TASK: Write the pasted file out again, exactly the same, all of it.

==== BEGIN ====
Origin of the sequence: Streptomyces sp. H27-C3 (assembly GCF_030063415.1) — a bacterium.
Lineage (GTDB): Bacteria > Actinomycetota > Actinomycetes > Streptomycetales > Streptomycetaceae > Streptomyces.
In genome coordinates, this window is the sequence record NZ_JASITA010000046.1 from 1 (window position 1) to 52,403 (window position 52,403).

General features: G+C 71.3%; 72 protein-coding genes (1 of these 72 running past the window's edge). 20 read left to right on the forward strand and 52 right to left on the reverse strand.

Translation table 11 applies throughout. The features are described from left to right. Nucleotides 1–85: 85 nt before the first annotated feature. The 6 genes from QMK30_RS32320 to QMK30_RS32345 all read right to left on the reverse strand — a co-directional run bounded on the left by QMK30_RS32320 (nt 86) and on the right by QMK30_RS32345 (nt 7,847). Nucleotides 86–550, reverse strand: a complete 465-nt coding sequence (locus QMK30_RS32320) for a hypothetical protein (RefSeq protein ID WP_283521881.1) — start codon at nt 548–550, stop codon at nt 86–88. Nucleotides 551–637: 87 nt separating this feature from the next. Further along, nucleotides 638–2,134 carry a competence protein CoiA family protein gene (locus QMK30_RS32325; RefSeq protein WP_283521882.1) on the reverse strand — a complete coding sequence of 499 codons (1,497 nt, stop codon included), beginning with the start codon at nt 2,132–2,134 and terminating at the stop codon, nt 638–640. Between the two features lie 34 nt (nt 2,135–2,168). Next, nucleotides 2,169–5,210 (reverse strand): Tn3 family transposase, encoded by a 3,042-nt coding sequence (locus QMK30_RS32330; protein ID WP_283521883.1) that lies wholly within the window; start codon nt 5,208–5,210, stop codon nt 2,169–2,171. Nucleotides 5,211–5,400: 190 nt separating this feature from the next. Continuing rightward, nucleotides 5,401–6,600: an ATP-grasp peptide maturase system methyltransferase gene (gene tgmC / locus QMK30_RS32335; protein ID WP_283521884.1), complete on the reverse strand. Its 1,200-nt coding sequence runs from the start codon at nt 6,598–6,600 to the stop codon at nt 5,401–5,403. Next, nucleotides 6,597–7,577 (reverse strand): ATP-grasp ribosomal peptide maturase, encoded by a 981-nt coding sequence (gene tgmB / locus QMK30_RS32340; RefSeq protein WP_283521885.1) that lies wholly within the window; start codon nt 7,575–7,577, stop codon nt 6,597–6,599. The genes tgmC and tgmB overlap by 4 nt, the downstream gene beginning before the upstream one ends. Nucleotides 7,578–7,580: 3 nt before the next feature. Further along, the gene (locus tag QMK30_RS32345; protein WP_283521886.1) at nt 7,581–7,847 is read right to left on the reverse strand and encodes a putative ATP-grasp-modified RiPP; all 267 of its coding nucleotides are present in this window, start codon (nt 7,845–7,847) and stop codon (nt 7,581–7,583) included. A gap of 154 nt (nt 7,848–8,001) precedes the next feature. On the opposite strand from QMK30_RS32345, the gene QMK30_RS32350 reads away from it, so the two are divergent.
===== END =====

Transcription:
Origin of the sequence: Streptomyces sp. H27-C3 (assembly GCF_030063415.1) — a bacterium.
Lineage (GTDB): Bacteria > Actinomycetota > Actinomycetes > Streptomycetales > Streptomycetaceae > Streptomyces.
In genome coordinates, this window is the sequence record NZ_JASITA010000046.1 from 1 (window position 1) to 52,403 (window position 52,403).

General features: G+C 71.3%; 72 protein-coding genes (1 of these 72 running past the window's edge). 20 read left to right on the forward strand and 52 right to left on the reverse strand.

Translation table 11 applies throughout. The features are described from left to right. Nucleotides 1–85: 85 nt before the first annotated feature. The 6 genes from QMK30_RS32320 to QMK30_RS32345 all read right to left on the reverse strand — a co-directional run bounded on the left by QMK30_RS32320 (nt 86) and on the right by QMK30_RS32345 (nt 7,847). Nucleotides 86–550, reverse strand: a complete 465-nt coding sequence (locus QMK30_RS32320) for a hypothetical protein (RefSeq protein ID WP_283521881.1) — start codon at nt 548–550, stop codon at nt 86–88. Nucleotides 551–637: 87 nt separating this feature from the next. Further along, nucleotides 638–2,134 carry a competence protein CoiA family protein gene (locus QMK30_RS32325; RefSeq protein WP_283521882.1) on the reverse strand — a complete coding sequence of 499 codons (1,497 nt, stop codon included), beginning with the start codon at nt 2,132–2,134 and terminating at the stop codon, nt 638–640. Between the two features lie 34 nt (nt 2,135–2,168). Next, nucleotides 2,169–5,210 (reverse strand): Tn3 family transposase, encoded by a 3,042-nt coding sequence (locus QMK30_RS32330; protein ID WP_283521883.1) that lies wholly within the window; start codon nt 5,208–5,210, stop codon nt 2,169–2,171. Nucleotides 5,211–5,400: 190 nt separating this feature from the next. Continuing rightward, nucleotides 5,401–6,600: an ATP-grasp peptide maturase system methyltransferase gene (gene tgmC / locus QMK30_RS32335; protein ID WP_283521884.1), complete on the reverse strand. Its 1,200-nt coding sequence runs from the start codon at nt 6,598–6,600 to the stop codon at nt 5,401–5,403. Next, nucleotides 6,597–7,577 (reverse strand): ATP-grasp ribosomal peptide maturase, encoded by a 981-nt coding sequence (gene tgmB / locus QMK30_RS32340; RefSeq protein WP_283521885.1) that lies wholly within the window; start codon nt 7,575–7,577, stop codon nt 6,597–6,599. The genes tgmC and tgmB overlap by 4 nt, the downstream gene beginning before the upstream one ends. Nucleotides 7,578–7,580: 3 nt before the next feature. Further along, the gene (locus tag QMK30_RS32345; protein WP_283521886.1) at nt 7,581–7,847 is read right to left on the reverse strand and encodes a putative ATP-grasp-modified RiPP; all 267 of its coding nucleotides are present in this window, start codon (nt 7,845–7,847) and stop codon (nt 7,581–7,583) included. A gap of 154 nt (nt 7,848–8,001) precedes the next feature. On the opposite strand from QMK30_RS32345, the gene QMK30_RS32350 reads away from it, so the two are divergent.